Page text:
If you have got electric heating - consider an air source heat pump which can allow you to get upto 3 units of heat for every 1 unit of electric - and when you need it. If you are using 5000 kwh to heat your flat - this will cost about £550 if using peak rate. A heat pump will cut this by two thirds. There are quite a few HP's on the market now that are suitable for DIY

Compact fluorescent or LED bulbs a good way of saving electricity.

Roller blinds or thermal shutters good for retaining heat and security if thats an issue.

Internal wall insulation a possibility if the building is solid wall.

Add extra insulation to refrigerators - double sided foil bubble wrap good for this job.

Flats! Live upstairs, and the people below pay for half your heating!

Compact Fluorescents are OK! Will save you a bit for a small outlay! Not as

good as they are touted though! Watch out for ones with poor "Power Factor". It's never quoted on the box,

and it means you are possibly getting charged for electricity which is wasted in the cable, or maybe you are not charged for it,

but the electricity companies still have to make it, just to be wasted in the cable.

Some of the rubbish ones have a power factor of only 0.3! That's Very Bad!

I'm an Electrical Engineer, and I think about this stuff. I don't think the "public" are told much sometimes.

Here's an article.....

http://irc.nrc-cnrc.gc.ca/pubs/cp/lig3_e.html

Anyway, the ordinary electric light bulb, not so bad in Winter, like an old oil-lamp, but on a cold day,

you will appreciate 90% of the energy creating heat!

Big curtains work well in Winter!

So do big duvets, and warm partners! :rolleyes:

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Following todays announcement I am now looking at ways of getting my house to as near as to passive standard as possible. Done all the insulation I can so am now looking at secondary glazing to effectively triple glaze my windows.

Thought about a wood stove but decided against it - with flue too expensive and reliant on a fuel that will no doubt be in short supply in a few years.

Just bought a kelly kettle and a camping stove that runs on wood - for emergency cooking. Also experimenting with using solar vacuum tubes for cooking.

I've just had solar water installed - hardly had the gas boiler or immersion on at all this last 2 weeks!

I've also insulated the loft to the max, and draught proofed every opening (in the house that it).

It is futile expecting this govt to do anything to help the enrgy situation - they are starting to do stuff now (in their usual half baked way) that they should havestarted 5 - 8 years ago.

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Flats are always more difficult but there are several measures that can be considered - assuming you are the lease holder.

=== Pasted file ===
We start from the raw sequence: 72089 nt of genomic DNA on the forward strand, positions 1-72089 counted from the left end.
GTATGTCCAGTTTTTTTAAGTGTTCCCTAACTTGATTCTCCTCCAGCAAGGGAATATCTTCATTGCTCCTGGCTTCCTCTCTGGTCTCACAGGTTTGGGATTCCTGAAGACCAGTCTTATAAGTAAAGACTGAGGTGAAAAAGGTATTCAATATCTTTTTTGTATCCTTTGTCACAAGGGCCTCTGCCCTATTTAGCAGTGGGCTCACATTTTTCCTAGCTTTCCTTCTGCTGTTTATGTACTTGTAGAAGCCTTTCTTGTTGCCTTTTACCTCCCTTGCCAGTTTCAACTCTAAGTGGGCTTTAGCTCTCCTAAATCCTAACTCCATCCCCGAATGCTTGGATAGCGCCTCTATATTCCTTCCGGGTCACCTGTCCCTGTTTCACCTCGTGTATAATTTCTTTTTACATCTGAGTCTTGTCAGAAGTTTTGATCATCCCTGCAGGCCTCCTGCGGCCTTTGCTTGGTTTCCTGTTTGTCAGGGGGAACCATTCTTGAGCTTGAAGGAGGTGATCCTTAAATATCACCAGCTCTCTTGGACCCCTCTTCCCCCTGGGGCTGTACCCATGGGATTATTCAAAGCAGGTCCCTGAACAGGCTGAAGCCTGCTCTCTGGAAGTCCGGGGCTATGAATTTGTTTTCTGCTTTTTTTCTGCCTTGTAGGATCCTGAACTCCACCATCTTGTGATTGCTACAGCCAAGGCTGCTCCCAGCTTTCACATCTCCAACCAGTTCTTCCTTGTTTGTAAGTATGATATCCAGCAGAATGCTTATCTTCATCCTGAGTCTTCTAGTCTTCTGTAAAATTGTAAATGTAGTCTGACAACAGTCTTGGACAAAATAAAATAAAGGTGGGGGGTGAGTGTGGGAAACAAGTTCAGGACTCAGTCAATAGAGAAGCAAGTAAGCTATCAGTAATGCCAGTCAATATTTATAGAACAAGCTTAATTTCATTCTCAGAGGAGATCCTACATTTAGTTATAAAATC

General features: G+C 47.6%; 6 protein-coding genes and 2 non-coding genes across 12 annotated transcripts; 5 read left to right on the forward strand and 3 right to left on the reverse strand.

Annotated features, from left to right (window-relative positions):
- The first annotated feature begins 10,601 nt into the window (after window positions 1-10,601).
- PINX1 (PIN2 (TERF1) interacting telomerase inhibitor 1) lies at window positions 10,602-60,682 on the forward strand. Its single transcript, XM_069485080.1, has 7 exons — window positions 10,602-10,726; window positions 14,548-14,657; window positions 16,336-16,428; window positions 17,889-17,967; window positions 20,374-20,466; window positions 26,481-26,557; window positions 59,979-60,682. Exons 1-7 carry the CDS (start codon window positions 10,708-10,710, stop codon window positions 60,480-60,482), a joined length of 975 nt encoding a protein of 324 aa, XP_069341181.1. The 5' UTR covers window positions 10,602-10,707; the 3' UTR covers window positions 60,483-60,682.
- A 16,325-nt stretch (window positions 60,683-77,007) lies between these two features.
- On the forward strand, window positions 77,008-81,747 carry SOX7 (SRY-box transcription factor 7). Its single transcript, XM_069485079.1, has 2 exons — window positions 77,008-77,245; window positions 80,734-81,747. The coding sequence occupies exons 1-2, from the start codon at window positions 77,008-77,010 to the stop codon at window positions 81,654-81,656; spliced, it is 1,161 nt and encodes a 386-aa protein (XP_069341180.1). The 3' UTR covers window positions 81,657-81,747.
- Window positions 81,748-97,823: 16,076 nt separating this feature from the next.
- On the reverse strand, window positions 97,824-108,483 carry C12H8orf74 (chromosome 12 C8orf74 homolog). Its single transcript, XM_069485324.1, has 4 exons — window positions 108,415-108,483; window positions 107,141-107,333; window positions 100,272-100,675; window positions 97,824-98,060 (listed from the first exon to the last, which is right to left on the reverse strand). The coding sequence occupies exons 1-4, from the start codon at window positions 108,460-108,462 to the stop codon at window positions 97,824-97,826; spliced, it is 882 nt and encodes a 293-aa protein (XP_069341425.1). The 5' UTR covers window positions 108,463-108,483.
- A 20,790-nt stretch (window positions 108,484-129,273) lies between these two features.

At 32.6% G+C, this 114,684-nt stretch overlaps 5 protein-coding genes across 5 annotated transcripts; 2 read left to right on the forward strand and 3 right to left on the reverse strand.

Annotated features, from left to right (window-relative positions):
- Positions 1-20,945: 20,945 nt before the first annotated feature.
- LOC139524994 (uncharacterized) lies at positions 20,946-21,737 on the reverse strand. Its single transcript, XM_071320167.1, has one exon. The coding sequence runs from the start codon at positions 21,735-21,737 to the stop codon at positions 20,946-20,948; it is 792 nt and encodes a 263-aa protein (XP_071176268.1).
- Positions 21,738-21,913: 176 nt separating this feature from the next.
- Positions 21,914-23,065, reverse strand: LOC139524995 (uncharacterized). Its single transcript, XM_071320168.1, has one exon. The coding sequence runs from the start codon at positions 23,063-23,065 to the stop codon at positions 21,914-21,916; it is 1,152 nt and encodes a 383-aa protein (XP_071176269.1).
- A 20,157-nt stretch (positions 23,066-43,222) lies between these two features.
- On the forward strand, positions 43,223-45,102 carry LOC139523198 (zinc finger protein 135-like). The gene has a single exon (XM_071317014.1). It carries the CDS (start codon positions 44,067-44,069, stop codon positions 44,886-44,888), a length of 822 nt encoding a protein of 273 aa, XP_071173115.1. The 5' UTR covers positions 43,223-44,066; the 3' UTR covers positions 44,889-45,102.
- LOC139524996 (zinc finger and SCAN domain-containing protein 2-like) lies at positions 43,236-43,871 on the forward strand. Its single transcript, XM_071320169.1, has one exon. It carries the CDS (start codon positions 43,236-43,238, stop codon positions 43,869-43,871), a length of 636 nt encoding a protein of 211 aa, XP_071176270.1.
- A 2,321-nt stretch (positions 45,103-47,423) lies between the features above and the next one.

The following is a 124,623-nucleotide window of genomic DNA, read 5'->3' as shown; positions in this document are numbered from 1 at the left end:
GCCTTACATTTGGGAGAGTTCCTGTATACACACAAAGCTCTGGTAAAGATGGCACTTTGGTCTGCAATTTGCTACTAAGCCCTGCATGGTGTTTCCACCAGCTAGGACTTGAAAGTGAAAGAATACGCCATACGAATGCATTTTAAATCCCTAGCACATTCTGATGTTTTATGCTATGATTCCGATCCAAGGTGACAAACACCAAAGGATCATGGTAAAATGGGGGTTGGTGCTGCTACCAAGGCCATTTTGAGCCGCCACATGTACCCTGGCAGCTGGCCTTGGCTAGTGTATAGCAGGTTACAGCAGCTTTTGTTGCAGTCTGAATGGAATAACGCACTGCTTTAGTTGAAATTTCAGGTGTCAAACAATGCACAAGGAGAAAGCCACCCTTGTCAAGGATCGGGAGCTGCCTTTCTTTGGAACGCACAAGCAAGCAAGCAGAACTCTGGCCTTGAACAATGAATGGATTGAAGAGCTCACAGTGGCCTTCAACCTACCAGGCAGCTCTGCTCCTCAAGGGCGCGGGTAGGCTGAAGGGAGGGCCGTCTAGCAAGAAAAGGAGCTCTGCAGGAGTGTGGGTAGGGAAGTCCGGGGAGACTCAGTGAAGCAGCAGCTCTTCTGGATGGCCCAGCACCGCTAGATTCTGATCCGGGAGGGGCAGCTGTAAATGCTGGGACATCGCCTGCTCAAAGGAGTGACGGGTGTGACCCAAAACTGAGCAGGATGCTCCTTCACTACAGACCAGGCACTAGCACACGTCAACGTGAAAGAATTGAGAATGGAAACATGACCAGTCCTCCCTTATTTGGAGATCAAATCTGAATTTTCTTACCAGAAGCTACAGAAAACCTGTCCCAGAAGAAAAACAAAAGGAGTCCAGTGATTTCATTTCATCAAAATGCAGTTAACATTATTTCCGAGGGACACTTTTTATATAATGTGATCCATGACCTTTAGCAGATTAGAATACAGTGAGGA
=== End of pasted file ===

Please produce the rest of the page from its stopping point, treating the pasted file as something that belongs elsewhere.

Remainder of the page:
If you have got electric heating - consider an air source heat pump which can allow you to get upto 3 units of heat for every 1 unit of electric - and when you need it. If you are using 5000 kwh to heat your flat - this will cost about £550 if using peak rate. A heat pump will cut this by two thirds. There are quite a few HP's on the market now that are suitable for DIY

Compact fluorescent or LED bulbs a good way of saving electricity.

Roller blinds or thermal shutters good for retaining heat and security if thats an issue.

Internal wall insulation a possibility if the building is solid wall.

Add extra insulation to refrigerators - double sided foil bubble wrap good for this job.

what about those electric bed heating things. use them and no need to heat the home at night. should also be low power. i assume some 500 watts at most which would be about 50p a night and no need on warmer days.

other than that you dont really need to heat your home at all in this country, very mild weather.

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what about those electric bed heating things. use them and no need to heat the home at night. should also be low power. i assume some 500 watts at most which would be about 50p a night and no need on warmer days.

other than that you dont really need to heat your home at all in this country, very mild weather.

I see you are going to adopt the kiwi model, electric blankets and heat the room you are in, not the whole house. Takes a bit of getting used to but it will make the old timers reminisce of days gone by.

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Our last electric bill was zero. oh....that's probably because we don't have any mains electric.

Our last gas bill was zero. Oh....that's probably because we don't have any mains gas either.

Our last water bill was zero.....nah, actually it costs us about 50€ a month in water because we irrigate three acres of fruit trees.

Our last council tax bill was about 20€ for the year.

Our electric is provided by solar panels. Backup generator is on very occasionally to top up the solar batteries.

We have a solar cooker that can cook pretty much anything. Takes about twice as long though.

We have a wood burner for heating. That uses wood. Available locally. Only need it for two or three months a year.

Oh, did I mention that I live in the south of Spain?

The UK has some great things going for it, although I can't think of any off the top of my head.

I pity anyone still living in the Uk at the moment and I think the latest price rises are outragous.

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  • 399 Brexit, House prices and Summer 2020

    1. 1. Including the effects Brexit, where do you think average UK house prices will be relative to now in June 2020?


      • down 5% +
      • down 2.5%
      • Even
      • up 2.5%
      • up 5%